In a radio interview, Dr Fox was asked about her potential conflict of interest due to her connection with the liquor industry. In a rather standard response she pointed to the brewers not influencing her design or questions in any way and the journalist didn’t probe any further.

But the brewers probably knew what they were going to get.

Dr Fox and other family members have worked for the alcohol industry for a long time and have produced many similar documents over two decades for bodies including Diageo (global spirits producer), the International Centre for Alcohol Policies (global alcohol industry front body), the Portman Group (UK), the Amsterdam Group (Europe) and Drinkwise (Australia’s own alcohol industry funded body).

Oreskes and Conway describe this industry use of compliant academics and named them ‘merchants of doubt’.  Frequently used by the alcohol and tobacco industries to undermine the implementation of effective evidence-based interventions, merchants of doubt have proven an effective mechanism for enabling industry to direct focus onto slick, vague and likeable interventions which purport to change culture but which really, have never worked.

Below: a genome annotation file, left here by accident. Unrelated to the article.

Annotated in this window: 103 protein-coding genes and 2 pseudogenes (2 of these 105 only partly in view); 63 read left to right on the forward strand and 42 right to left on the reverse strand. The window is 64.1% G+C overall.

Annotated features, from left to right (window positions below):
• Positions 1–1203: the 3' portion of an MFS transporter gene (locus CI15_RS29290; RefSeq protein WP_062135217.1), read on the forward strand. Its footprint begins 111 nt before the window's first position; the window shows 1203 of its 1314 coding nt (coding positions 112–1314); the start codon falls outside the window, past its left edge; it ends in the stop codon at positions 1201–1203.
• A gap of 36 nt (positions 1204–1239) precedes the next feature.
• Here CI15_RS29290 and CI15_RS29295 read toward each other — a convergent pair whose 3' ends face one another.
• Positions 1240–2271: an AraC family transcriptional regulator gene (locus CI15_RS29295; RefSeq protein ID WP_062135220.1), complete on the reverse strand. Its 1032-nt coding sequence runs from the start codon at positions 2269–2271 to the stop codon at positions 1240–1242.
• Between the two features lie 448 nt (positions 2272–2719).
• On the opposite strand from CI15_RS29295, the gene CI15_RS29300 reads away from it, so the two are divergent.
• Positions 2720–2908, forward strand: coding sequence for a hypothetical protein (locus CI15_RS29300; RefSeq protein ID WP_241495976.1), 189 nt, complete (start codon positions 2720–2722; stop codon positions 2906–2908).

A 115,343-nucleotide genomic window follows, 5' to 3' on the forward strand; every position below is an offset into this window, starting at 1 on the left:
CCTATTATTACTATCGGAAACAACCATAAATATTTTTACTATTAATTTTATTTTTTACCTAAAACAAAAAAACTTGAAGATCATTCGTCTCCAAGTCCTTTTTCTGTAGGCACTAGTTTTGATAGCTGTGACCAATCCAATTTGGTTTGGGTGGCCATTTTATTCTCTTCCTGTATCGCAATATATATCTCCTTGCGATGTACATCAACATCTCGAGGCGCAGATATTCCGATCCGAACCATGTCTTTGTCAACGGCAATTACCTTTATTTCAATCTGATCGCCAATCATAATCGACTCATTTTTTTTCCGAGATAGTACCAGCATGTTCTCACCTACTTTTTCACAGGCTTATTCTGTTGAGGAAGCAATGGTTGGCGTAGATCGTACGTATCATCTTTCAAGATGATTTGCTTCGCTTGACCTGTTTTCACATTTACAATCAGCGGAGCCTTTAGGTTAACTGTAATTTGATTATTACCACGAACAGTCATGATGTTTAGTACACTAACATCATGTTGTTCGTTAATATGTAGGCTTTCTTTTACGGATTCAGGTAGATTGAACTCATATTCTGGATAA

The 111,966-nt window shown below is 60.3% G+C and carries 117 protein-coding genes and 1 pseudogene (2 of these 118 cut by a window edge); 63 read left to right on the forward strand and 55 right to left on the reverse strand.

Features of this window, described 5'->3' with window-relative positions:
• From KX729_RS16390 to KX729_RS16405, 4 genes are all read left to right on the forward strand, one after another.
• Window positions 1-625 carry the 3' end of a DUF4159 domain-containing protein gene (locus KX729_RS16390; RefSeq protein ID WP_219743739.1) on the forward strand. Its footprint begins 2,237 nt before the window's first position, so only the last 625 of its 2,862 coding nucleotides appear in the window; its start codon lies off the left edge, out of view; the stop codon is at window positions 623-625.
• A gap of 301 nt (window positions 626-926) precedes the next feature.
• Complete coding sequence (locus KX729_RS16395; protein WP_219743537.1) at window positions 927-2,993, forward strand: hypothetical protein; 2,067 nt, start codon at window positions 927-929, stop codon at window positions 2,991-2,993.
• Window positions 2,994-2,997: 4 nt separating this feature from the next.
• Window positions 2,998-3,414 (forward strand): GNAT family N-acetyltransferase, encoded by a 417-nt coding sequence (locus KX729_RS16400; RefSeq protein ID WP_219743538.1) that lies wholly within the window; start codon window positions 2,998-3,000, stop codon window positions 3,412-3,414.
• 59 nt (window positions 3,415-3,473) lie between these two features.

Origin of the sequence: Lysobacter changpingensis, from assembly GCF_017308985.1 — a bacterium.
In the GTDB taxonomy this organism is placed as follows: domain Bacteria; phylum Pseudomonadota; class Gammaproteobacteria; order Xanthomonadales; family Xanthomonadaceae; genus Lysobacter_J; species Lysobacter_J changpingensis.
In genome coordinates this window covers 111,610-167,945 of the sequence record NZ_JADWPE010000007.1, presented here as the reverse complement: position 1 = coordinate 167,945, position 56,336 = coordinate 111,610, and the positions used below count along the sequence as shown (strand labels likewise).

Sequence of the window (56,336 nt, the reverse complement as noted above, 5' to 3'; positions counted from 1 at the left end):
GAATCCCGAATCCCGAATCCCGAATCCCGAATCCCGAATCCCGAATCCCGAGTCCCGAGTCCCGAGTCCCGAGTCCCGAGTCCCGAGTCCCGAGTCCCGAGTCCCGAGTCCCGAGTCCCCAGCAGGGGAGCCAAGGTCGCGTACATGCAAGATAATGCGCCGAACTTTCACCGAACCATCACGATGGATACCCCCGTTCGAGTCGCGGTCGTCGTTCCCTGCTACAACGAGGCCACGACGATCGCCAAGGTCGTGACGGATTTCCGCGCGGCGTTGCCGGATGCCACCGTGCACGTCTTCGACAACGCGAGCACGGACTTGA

In 2010, Jenny White and Lisa Bero identified the key strategies used by industry to manipulate research and influence policy. One of them was the dissemination of favourable research directly to decision makers and the public, bypassing the normal channels of scientific discourse.

This new report by Dr Anne Fox funded by Lion breweries represents an explicit attempt by a vested interest to muddy the waters around an important issue and could be viewed as industry propaganda.

A version of this post first appeared on The Conversation as ‘FactCheck: can you change a violent drinking culture by changing how people drink?’ on 10 March 2015.

Peter Miller

Peter Miller (PhD) is a Professor of Violence prevention and Addiction Studies at the School of Psychology, Deakin University. His research interests include: alcohol-related violence in licensed venues, predictors of violence (including family and domestic violence), and the behaviour of vested interests. Peter has recently completed three of the largest studies ever conducted into licensed venues, comparing ten Australian cities over three years and talking to more than 22,000 patrons. He has published over 150 journal articles, books and peer-reviewed reports and is currently running five major projects focused on alcohol, drugs and violence nationally and internationally. He was also presented the Excellence in Research Award at the 2013 Australian National Drug and Alcohol Awards.